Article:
Robert Walford

Horse & Hound|April 09, 2020

Robert Walford
The trainer tells Martha Terry about the horse that was primed for a Grand National win, lessons from his father-in-law, and his goal for next season
Martha Terry

“WE would have won, for sure,” Robert Walford laughs hollowly. “This would have been our year.” He trains Walk In the Mill (Miller), who was among the favourites for the 2020 Grand National before it was abandoned. Last Saturday, instead of saddling up the 10-year old for the Aintree showpiece and sending him out to improve on last year’s fourth, Robert was roughing off most of his string and pretending it’s already summertime.

“We’ve packed up six to eight weeks before normal,” says Robert. “I don’t think we’ll be racing before the end of July. We’re doing what we’d normally do with the novice hurdlers and bumper horses in May, giving them a school over fences and preparing for next season.”

Next year, Miller will be 11 and Robert shrugs at the idea of a veteran winning the National. In reality, there have been three winners of that vintage in the past decade alone: Pineau De Re, Auroras Encore and Neptune Collonges.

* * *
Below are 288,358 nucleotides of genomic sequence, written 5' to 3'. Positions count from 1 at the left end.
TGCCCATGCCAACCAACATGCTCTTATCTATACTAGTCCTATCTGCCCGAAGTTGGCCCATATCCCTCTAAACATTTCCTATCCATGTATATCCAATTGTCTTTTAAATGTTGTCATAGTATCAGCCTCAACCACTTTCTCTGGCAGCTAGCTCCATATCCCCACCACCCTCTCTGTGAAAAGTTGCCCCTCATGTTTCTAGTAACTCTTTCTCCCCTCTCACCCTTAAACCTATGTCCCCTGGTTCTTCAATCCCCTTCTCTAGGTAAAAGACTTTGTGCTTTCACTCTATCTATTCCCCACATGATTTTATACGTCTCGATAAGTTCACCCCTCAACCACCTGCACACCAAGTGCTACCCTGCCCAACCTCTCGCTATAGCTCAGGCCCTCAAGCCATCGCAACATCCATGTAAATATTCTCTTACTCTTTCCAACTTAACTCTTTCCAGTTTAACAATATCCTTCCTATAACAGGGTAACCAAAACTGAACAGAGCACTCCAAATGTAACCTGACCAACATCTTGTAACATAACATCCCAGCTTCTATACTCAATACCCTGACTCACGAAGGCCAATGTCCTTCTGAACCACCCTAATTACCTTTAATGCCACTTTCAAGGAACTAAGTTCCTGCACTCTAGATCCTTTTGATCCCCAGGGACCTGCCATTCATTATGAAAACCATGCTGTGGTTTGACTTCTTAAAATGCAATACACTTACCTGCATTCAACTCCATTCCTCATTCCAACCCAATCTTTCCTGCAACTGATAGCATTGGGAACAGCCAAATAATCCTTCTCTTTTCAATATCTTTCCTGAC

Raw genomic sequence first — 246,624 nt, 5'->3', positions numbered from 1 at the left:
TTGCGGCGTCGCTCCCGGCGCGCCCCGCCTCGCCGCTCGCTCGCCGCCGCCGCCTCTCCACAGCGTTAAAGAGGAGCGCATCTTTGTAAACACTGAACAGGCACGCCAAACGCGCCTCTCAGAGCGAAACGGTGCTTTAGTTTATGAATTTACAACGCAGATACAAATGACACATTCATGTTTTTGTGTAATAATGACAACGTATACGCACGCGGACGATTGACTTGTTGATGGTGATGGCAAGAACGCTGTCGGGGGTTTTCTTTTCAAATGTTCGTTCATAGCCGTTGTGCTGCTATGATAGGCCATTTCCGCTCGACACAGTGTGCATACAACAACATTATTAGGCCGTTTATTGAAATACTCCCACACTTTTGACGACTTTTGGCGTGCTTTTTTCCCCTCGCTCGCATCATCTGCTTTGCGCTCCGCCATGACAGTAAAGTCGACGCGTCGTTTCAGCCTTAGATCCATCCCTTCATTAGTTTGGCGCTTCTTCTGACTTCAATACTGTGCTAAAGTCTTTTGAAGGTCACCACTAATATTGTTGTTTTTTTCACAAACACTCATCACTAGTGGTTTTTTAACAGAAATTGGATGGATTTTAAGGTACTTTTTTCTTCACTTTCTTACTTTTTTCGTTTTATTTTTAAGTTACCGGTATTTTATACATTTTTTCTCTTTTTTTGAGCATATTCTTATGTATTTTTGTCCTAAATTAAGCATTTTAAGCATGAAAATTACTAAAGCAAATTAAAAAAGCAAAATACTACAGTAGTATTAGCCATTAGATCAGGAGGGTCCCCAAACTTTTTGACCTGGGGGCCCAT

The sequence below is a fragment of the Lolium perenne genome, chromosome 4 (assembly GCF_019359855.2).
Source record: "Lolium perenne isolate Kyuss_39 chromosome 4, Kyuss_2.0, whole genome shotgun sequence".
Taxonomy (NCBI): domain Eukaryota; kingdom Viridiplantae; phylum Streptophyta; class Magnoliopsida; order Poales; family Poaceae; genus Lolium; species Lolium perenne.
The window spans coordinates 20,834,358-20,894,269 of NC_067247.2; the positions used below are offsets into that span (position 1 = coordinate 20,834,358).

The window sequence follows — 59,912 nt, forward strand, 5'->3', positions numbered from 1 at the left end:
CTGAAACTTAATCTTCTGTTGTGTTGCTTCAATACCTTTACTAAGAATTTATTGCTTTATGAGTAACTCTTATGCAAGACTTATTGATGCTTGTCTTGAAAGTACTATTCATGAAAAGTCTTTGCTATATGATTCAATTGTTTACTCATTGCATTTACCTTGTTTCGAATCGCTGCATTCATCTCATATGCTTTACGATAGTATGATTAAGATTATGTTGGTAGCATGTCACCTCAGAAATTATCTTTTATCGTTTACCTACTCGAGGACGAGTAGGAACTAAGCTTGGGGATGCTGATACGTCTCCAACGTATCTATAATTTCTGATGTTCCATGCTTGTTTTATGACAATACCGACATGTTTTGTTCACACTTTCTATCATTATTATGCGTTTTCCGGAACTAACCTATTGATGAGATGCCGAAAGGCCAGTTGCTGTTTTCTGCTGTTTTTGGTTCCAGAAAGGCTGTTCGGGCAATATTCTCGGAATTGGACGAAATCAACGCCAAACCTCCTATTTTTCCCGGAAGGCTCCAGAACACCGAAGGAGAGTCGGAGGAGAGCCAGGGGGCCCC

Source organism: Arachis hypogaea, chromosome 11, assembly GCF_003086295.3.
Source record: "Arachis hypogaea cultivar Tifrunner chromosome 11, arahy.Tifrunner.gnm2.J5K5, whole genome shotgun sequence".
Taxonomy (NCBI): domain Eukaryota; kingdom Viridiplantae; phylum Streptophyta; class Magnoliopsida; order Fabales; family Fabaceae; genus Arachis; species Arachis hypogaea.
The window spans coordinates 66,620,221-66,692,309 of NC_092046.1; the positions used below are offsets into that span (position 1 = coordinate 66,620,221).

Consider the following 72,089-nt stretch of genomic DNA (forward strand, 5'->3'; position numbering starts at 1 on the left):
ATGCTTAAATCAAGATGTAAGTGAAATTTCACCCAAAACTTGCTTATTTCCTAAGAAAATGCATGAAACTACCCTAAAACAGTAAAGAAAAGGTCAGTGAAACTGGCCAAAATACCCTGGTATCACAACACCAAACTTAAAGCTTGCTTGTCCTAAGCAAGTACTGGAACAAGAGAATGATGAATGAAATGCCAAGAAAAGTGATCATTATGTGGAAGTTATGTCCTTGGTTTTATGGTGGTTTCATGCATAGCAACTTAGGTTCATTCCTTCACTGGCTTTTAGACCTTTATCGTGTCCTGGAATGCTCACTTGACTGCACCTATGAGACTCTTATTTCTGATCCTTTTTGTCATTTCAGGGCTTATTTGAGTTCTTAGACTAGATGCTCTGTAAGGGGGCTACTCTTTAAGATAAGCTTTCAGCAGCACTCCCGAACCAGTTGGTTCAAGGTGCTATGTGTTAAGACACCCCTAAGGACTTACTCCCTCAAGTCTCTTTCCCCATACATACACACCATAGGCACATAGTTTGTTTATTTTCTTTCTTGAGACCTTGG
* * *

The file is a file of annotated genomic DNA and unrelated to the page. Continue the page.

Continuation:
“There’s always a chance, and I expect he’ll stay in training,” Robert says. “It’s a bit of a dream to come back and win a third Becher, as he’s the only horse to have won it twice in a row, so who knows?”

MILLER has certainly enjoyed a mature rather than precocious career, which could stand him in good stead for yet another bash over the Aintree fences he so relishes.

He had moderate form up to last season, but his ability seemed to change almost overnight with the advent of a new farrier – one of Robert’s owners, David Bond.

“He has transformed the horse, done an amazing job,” says Robert. “He’s made him from a 120 horse to a 150 horse. Miller has rubbish feet – he pulls shoes off, and he gets corns if you put them too far forward. He was losing a couple every week. And he couldn’t move properly, his jumping was moderate and he wouldn’t go forwards – he wasn’t happy.”

Robert noticed the effects “within days”.

“We have a hardcore track to the gallops and he used to be really careful where he put his feet, and all of a sudden he wasn’t. He won his first Becher Chase a couple of weeks later.”

Shoes weren’t the only snag in Miller’s early career. He was initially trained in France and “no one wanted to buy him as he was known to be a bit crazy”.

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April 09, 2020